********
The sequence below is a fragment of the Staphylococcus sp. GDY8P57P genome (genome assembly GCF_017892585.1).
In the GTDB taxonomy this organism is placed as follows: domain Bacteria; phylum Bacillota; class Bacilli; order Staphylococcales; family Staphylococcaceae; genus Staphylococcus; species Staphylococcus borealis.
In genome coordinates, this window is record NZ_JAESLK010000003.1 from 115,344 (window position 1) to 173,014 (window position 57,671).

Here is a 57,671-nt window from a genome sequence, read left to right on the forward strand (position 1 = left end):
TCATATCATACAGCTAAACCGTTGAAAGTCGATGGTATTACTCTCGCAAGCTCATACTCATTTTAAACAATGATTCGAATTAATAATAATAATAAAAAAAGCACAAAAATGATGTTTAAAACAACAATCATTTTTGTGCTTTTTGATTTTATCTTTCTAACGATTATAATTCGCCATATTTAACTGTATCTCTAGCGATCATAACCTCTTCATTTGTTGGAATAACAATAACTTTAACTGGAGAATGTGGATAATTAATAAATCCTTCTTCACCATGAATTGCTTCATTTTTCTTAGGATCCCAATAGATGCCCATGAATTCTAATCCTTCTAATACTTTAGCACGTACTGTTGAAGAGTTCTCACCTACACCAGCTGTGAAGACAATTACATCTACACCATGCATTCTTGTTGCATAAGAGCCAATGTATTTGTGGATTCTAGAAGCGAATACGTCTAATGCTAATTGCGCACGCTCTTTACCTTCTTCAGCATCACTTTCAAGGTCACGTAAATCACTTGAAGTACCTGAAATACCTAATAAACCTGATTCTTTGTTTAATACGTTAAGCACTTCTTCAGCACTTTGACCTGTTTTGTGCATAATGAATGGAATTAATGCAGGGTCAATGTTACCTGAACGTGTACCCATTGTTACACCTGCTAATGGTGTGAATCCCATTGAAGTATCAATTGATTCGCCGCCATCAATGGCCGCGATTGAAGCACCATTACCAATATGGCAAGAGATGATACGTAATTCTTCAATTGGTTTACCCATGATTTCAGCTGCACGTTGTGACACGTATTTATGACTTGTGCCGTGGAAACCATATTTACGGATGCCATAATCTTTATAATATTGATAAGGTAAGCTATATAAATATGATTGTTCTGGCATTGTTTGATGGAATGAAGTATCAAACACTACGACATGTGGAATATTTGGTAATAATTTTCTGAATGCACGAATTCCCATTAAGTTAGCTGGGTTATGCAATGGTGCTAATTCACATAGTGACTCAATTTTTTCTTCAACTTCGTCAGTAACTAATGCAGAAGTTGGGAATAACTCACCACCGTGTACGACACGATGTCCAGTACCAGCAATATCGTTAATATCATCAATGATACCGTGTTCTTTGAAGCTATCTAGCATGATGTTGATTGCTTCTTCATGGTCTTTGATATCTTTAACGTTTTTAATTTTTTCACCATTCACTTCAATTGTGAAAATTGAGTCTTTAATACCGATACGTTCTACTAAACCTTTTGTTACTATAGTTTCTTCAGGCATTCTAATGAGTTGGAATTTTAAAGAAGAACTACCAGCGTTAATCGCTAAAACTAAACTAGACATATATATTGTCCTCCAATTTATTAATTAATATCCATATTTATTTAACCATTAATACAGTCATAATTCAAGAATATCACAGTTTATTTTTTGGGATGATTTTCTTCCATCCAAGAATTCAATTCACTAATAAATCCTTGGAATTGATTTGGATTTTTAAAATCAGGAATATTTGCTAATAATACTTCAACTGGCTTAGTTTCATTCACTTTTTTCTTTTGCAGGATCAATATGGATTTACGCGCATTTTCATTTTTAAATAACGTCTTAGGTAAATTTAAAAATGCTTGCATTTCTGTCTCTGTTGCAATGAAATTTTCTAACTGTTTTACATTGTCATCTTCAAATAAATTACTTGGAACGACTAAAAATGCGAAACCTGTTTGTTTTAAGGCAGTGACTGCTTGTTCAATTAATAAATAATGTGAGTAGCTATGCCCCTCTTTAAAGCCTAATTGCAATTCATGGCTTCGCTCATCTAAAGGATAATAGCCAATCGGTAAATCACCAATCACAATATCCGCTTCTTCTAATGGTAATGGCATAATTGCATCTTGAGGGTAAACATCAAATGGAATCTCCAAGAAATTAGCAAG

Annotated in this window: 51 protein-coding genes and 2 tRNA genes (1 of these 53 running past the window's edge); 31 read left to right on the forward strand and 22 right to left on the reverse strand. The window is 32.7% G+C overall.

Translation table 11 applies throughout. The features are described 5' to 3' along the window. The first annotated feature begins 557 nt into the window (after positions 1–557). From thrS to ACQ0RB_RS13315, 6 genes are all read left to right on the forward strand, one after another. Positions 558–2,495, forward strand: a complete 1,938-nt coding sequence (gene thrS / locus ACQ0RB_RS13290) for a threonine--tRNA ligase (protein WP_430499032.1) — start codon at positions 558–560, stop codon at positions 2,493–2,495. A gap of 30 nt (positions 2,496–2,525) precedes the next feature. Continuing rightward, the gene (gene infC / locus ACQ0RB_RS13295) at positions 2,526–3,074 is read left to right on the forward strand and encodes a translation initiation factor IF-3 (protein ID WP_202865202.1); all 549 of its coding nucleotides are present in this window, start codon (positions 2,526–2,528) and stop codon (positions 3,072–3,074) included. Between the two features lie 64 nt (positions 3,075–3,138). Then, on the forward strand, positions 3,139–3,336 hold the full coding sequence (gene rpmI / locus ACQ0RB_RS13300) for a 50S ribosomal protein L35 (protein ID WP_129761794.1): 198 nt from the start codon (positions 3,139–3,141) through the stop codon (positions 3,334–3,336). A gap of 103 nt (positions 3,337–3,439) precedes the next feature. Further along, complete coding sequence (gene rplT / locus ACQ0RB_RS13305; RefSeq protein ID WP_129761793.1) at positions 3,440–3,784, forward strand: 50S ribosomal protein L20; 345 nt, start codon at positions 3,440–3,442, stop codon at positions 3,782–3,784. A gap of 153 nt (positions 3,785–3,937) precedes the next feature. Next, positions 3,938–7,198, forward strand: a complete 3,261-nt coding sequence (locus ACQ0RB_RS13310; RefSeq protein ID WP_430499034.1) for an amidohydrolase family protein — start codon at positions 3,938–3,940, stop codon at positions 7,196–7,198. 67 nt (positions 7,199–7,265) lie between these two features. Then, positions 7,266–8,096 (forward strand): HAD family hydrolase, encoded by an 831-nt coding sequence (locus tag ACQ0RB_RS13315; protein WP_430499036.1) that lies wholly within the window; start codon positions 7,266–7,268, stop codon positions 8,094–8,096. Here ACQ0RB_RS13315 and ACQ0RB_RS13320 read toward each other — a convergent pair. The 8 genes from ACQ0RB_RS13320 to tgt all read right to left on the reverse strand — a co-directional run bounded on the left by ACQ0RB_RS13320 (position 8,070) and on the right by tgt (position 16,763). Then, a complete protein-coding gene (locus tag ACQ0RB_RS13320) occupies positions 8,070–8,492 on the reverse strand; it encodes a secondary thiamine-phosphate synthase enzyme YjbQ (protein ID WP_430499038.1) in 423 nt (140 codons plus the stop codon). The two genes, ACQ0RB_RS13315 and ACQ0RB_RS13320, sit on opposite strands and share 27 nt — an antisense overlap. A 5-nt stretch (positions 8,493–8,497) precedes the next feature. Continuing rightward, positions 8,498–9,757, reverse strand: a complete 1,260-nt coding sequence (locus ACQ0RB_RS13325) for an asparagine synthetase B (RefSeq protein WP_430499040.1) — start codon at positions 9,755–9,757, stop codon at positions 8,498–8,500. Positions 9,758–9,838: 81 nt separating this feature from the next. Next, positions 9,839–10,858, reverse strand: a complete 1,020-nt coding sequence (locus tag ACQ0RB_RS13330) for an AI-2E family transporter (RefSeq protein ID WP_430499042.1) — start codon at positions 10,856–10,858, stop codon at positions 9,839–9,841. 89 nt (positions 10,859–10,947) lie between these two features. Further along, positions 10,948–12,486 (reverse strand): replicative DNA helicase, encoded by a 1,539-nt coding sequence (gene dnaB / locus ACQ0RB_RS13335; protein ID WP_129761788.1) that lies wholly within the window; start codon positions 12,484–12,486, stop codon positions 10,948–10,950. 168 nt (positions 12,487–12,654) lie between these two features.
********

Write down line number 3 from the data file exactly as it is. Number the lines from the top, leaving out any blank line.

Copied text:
In genome coordinates, this window is record NZ_JAESLK010000003.1 from 115,344 (window position 1) to 173,014 (window position 57,671).